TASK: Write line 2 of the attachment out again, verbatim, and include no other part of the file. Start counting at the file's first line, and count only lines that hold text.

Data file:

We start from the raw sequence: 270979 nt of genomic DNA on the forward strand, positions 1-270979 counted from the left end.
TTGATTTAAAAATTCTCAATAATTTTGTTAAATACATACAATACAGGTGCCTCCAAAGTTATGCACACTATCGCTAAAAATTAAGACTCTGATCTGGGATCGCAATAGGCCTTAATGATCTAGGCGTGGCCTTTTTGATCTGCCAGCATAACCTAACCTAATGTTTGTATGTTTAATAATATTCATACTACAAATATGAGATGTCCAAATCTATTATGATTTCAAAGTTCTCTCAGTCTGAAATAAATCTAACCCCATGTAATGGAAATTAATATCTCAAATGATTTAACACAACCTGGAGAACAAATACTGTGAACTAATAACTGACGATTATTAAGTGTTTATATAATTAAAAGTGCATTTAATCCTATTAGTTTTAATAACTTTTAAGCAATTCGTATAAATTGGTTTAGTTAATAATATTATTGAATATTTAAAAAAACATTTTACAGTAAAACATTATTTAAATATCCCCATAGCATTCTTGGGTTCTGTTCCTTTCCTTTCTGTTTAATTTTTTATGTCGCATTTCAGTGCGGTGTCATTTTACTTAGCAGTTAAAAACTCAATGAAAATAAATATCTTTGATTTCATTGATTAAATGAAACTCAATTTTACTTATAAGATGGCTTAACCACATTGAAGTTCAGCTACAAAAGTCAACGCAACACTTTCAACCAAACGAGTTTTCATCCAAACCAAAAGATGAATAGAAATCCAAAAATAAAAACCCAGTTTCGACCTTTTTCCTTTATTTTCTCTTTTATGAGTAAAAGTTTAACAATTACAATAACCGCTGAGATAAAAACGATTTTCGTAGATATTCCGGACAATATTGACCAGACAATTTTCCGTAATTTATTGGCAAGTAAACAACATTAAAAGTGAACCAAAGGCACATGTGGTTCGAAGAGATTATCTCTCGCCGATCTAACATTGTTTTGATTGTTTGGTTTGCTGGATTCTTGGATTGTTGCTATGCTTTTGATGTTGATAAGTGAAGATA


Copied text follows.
TTGATTTAAAAATTCTCAATAATTTTGTTAAATACATACAATACAGGTGCCTCCAAAGTTATGCACACTATCGCTAAAAATTAAGACTCTGATCTGGGATCGCAATAGGCCTTAATGATCTAGGCGTGGCCTTTTTGATCTGCCAGCATAACCTAACCTAATGTTTGTATGTTTAATAATATTCATACTACAAATATGAGATGTCCAAATCTATTATGATTTCAAAGTTCTCTCAGTCTGAAATAAATCTAACCCCATGTAATGGAAATTAATATCTCAAATGATTTAACACAACCTGGAGAACAAATACTGTGAACTAATAACTGACGATTATTAAGTGTTTATATAATTAAAAGTGCATTTAATCCTATTAGTTTTAATAACTTTTAAGCAATTCGTATAAATTGGTTTAGTTAATAATATTATTGAATATTTAAAAAAACATTTTACAGTAAAACATTATTTAAATATCCCCATAGCATTCTTGGGTTCTGTTCCTTTCCTTTCTGTTTAATTTTTTATGTCGCATTTCAGTGCGGTGTCATTTTACTTAGCAGTTAAAAACTCAATGAAAATAAATATCTTTGATTTCATTGATTAAATGAAACTCAATTTTACTTATAAGATGGCTTAACCACATTGAAGTTCAGCTACAAAAGTCAACGCAACACTTTCAACCAAACGAGTTTTCATCCAAACCAAAAGATGAATAGAAATCCAAAAATAAAAACCCAGTTTCGACCTTTTTCCTTTATTTTCTCTTTTATGAGTAAAAGTTTAACAATTACAATAACCGCTGAGATAAAAACGATTTTCGTAGATATTCCGGACAATATTGACCAGACAATTTTCCGTAATTTATTGGCAAGTAAACAACATTAAAAGTGAACCAAAGGCACATGTGGTTCGAAGAGATTATCTCTCGCCGATCTAACATTGTTTTGATTGTTTGGTTTGCTGGATTCTTGGATTGTTGCTATGCTTTTGATGTTGATAAGTGAAGATA